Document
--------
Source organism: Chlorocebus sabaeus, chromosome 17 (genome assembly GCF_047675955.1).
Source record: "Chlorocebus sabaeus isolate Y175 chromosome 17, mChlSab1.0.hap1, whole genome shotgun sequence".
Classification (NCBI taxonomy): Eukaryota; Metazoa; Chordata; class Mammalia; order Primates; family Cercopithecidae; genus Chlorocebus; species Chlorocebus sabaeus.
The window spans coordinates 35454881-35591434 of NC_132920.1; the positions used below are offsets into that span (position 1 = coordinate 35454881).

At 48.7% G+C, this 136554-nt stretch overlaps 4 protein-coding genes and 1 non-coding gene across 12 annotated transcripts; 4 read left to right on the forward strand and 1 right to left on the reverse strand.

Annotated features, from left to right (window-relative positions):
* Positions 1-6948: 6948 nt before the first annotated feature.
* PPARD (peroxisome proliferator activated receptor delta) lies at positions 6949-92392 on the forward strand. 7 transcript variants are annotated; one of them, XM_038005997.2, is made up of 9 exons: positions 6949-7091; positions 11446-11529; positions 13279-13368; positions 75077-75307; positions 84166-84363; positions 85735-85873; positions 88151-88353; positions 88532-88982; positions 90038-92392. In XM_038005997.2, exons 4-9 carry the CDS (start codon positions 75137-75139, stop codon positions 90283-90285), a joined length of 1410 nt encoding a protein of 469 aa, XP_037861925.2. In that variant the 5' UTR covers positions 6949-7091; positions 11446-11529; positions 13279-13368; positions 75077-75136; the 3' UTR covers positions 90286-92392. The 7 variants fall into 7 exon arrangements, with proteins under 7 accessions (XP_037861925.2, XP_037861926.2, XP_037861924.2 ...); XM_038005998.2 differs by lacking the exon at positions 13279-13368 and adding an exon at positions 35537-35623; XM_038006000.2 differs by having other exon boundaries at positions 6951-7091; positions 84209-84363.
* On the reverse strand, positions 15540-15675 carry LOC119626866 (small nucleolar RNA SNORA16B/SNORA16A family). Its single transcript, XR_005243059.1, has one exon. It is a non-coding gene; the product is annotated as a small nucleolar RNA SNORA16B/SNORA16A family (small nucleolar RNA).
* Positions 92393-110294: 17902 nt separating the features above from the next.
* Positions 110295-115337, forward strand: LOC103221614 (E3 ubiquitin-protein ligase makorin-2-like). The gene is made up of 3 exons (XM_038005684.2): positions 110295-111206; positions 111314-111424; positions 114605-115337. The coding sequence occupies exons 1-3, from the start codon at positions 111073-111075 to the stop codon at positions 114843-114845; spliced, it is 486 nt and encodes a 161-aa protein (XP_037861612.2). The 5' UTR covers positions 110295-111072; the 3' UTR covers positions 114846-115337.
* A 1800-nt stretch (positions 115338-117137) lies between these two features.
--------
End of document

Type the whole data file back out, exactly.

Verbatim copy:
Source organism: Chlorocebus sabaeus, chromosome 17 (genome assembly GCF_047675955.1).
Source record: "Chlorocebus sabaeus isolate Y175 chromosome 17, mChlSab1.0.hap1, whole genome shotgun sequence".
Classification (NCBI taxonomy): Eukaryota; Metazoa; Chordata; class Mammalia; order Primates; family Cercopithecidae; genus Chlorocebus; species Chlorocebus sabaeus.
The window spans coordinates 35454881-35591434 of NC_132920.1; the positions used below are offsets into that span (position 1 = coordinate 35454881).

At 48.7% G+C, this 136554-nt stretch overlaps 4 protein-coding genes and 1 non-coding gene across 12 annotated transcripts; 4 read left to right on the forward strand and 1 right to left on the reverse strand.

Annotated features, from left to right (window-relative positions):
* Positions 1-6948: 6948 nt before the first annotated feature.
* PPARD (peroxisome proliferator activated receptor delta) lies at positions 6949-92392 on the forward strand. 7 transcript variants are annotated; one of them, XM_038005997.2, is made up of 9 exons: positions 6949-7091; positions 11446-11529; positions 13279-13368; positions 75077-75307; positions 84166-84363; positions 85735-85873; positions 88151-88353; positions 88532-88982; positions 90038-92392. In XM_038005997.2, exons 4-9 carry the CDS (start codon positions 75137-75139, stop codon positions 90283-90285), a joined length of 1410 nt encoding a protein of 469 aa, XP_037861925.2. In that variant the 5' UTR covers positions 6949-7091; positions 11446-11529; positions 13279-13368; positions 75077-75136; the 3' UTR covers positions 90286-92392. The 7 variants fall into 7 exon arrangements, with proteins under 7 accessions (XP_037861925.2, XP_037861926.2, XP_037861924.2 ...); XM_038005998.2 differs by lacking the exon at positions 13279-13368 and adding an exon at positions 35537-35623; XM_038006000.2 differs by having other exon boundaries at positions 6951-7091; positions 84209-84363.
* On the reverse strand, positions 15540-15675 carry LOC119626866 (small nucleolar RNA SNORA16B/SNORA16A family). Its single transcript, XR_005243059.1, has one exon. It is a non-coding gene; the product is annotated as a small nucleolar RNA SNORA16B/SNORA16A family (small nucleolar RNA).
* Positions 92393-110294: 17902 nt separating the features above from the next.
* Positions 110295-115337, forward strand: LOC103221614 (E3 ubiquitin-protein ligase makorin-2-like). The gene is made up of 3 exons (XM_038005684.2): positions 110295-111206; positions 111314-111424; positions 114605-115337. The coding sequence occupies exons 1-3, from the start codon at positions 111073-111075 to the stop codon at positions 114843-114845; spliced, it is 486 nt and encodes a 161-aa protein (XP_037861612.2). The 5' UTR covers positions 110295-111072; the 3' UTR covers positions 114846-115337.
* A 1800-nt stretch (positions 115338-117137) lies between these two features.